The first time I ever hard about the original French version of the film Martyrs (2008) was at San Diego Comic Con 2013. I was at a horror panel that featured directors Jen and Sylvia Soska, friends of Biff Bam Pop, who cited Martyrs as an intense viewing experience. Though I never did follow up on watching the film, it did stick with me, mainly because the Soskas are purveyors of a specific brand of horror, so if a film gets to them, there’s likely no way I’ll be able to sit through it. It’s part of what is labelled the New French Extremity movement – I’ll let you look that up yourself. What I can tell is, upon discussing Martyrs with Rue Morgue Magazine Editor-In-Chief Dave Alexander a few days ago, he recalled someone actually throwing up in the theatre at the Toronto International Film Festival screening of Martyrs. So, no thank you.
Then came word that an Americanized remake of Martyrs was on the way from directors The Goetz Brothers, and that piqued my interest. In checking out some reviews, it appeared that the violence had been significantly tapered off (along with some significant story changes as well). On that note, I decided I was ready and willing to take on the film…even if it was a diluted version of it.
Biff Bam Podcast Episode 2 – Interviews with Black Christmas stars Lynne Griffin, Nick Mancuso and Doug McGrath
To celebrate the brand new Blu-ray edition of the 1974 horror classic Black Christmas, we had the chance to sit down with stars Lynne Griffin, Nick Mancuso and Doug McGrath to talk about the film’s legacy, its place in Canadian horror and why it still matters today. You can listen to it below, or download it from iTunes or Podbean.
Black Christmas is available now from Anchor Bay Canada here.
Each week, one of Biff Bam Pop’s illustrious writers will delve into one of their favorite things. Perhaps it’s a movie or album they’ve carried with them for years. Maybe it’s something new that moved them and they think might move you too. Each week, a new subject, a new voice writing on… something they love.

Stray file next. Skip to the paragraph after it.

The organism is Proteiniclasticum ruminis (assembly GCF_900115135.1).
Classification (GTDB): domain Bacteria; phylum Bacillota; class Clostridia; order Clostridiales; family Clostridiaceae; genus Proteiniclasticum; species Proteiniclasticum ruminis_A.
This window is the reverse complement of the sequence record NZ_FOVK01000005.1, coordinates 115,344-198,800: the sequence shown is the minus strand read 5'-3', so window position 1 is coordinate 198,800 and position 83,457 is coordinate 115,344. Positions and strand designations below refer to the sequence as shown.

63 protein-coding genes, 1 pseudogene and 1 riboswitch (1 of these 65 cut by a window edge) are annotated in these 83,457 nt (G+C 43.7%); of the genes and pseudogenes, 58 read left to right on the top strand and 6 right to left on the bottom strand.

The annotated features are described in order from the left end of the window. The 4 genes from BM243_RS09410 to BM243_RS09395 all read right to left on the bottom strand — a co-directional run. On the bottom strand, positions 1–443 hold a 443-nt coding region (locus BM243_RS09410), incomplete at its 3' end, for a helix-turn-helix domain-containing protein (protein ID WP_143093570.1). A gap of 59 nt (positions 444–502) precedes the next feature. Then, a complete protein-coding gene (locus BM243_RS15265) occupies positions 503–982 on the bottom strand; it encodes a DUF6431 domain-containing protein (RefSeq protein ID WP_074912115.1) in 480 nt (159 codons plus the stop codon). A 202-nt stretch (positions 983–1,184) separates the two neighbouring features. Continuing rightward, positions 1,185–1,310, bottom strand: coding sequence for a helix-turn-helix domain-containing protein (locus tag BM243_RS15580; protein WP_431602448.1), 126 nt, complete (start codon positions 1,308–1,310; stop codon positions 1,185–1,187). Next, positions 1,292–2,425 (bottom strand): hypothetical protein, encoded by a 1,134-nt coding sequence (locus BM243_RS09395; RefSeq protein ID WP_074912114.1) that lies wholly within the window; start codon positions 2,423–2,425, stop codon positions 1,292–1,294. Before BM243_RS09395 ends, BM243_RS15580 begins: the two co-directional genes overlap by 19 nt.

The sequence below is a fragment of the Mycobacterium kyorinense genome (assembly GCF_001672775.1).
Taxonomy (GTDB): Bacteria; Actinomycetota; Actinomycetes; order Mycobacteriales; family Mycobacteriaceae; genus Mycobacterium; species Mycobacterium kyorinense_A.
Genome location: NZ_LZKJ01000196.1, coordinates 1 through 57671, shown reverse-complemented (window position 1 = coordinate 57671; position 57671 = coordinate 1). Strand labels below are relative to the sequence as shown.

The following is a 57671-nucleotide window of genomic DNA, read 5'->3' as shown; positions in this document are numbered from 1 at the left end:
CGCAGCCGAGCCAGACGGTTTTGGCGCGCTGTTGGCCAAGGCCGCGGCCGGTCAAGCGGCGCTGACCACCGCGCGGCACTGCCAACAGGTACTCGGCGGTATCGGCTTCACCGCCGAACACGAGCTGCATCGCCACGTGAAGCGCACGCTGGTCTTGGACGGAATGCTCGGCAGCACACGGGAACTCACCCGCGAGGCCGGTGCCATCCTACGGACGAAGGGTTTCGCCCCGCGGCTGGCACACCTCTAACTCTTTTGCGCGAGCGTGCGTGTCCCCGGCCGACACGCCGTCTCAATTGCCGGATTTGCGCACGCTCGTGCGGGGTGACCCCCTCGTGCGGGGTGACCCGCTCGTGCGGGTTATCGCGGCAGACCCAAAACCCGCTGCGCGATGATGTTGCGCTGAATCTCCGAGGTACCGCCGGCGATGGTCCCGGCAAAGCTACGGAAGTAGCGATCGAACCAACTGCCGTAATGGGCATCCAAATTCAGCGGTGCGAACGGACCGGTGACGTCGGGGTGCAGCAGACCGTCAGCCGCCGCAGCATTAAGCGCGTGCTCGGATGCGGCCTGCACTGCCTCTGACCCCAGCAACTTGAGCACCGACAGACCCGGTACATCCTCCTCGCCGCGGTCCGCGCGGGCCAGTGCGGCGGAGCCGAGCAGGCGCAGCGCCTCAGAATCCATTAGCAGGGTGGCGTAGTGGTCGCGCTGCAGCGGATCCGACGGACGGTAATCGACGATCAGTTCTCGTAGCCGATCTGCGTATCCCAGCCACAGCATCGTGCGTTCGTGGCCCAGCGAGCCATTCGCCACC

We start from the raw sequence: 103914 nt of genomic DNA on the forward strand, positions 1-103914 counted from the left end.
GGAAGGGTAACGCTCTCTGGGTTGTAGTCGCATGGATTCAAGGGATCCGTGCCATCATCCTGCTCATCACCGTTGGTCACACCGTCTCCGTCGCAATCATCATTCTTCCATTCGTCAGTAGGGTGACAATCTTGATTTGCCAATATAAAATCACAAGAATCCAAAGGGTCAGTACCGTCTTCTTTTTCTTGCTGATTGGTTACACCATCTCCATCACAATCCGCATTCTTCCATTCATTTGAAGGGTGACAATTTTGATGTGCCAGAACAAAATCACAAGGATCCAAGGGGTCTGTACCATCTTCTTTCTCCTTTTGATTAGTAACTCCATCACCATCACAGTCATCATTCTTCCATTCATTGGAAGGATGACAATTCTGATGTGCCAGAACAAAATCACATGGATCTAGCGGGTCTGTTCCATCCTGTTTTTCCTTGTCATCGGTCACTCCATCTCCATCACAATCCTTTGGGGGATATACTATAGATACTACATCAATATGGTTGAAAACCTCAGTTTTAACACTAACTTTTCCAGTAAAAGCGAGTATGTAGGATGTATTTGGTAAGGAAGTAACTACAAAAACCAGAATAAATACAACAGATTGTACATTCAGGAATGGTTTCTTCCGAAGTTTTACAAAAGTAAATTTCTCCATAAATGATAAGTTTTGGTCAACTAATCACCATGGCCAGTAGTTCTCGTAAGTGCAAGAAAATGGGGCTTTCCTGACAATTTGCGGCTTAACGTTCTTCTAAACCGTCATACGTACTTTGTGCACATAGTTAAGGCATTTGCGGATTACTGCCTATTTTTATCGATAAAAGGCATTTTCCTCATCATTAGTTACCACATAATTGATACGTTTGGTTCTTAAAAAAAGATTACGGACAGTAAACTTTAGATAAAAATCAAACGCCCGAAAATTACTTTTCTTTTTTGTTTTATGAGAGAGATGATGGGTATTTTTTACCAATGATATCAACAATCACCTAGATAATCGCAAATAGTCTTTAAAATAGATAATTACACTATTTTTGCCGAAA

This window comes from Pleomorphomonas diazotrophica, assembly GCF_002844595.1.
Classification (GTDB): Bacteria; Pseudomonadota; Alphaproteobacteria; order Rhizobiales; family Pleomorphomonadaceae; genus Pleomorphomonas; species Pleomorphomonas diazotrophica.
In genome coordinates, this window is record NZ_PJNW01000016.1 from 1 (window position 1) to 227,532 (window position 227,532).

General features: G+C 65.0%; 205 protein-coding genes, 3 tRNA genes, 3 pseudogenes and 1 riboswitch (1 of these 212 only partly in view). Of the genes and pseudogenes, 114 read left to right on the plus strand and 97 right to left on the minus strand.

As far as Black Christmas fans go, I’ll admit I’m something of a noob. After watching clips of the film on a Halloween horror TV special, I was too scared to watch the whole thing! But once I did, it quickly became one of my favorite slasher films. Although it was made in the early 1970s, it still feels as creepy now as it did the first time I saw it. A big part of this is due to the believable acting from the women in the film, including Canadian icon Lynne Griffin as Clare Harrison. Although she has few lines of dialogue, her appearance in Black Christmas is significant for other reasons, as anyone who’s a fan of the film will understand.
In honor of Anchor Bay’s new “Season’s Grievings” edition of Black Christmas, we chatted with Ms. Griffin about her role in the film. Be sure to look for the upcoming Biff Bam Popcast about the film that includes a roundtable discussion with Lynne Griffin, Nick Mancuso (the voice of “Billy”), and Doug McGrath (Sergeant Nash).
Despite being in a few iconic horror films, you’ve said you don’t care for the gore and violence of many current horror films. Are there any more recent psychological horror type films that you do enjoy?
I like films that spoof horror, like the films of April Mullen. I was in a film of hers called 88 and her vision is terrific. I do think David Cronenberg is a genius. My favourite horror viewing at the moment is every season of American Horror Story and Penny Dreadful. Read the rest of this entry
Come and knock on our door,
We’ve been waiting for you,
Where the kisses are hers and hers and his,
Three’s Company too
In the list of great tv sitcoms, I rank Three’s Company incredibly high, even if it did first air nearly 40 years ago. For its theme song alone, it would have been a classic. But the series, about three roommates and their chronic misunderstandings, well, it’s truly the perfect sum of all its parts.
Confession time. The last few second of The Walking Dead have just not been doing anything for me. I find the show slow and plodding, at least the first part of the fourth seasons, which I’ve slowly been making my way through thanks to the fine folks at Anchor Bay. Here’s the thing – long before the onslaught of zombie films, I loved the genre (like so many horror fans, of course). So while I’m glad that the mainstream has caught up with the rest of us, the show is not delivering what I want, it just seems very same Ole, same old.
Unlike The Battery, a great new film, also distributed by Anchor Bay, written and directed by Jeremy Gardner and staring the director and Adam Cronheim (also a producer on the film).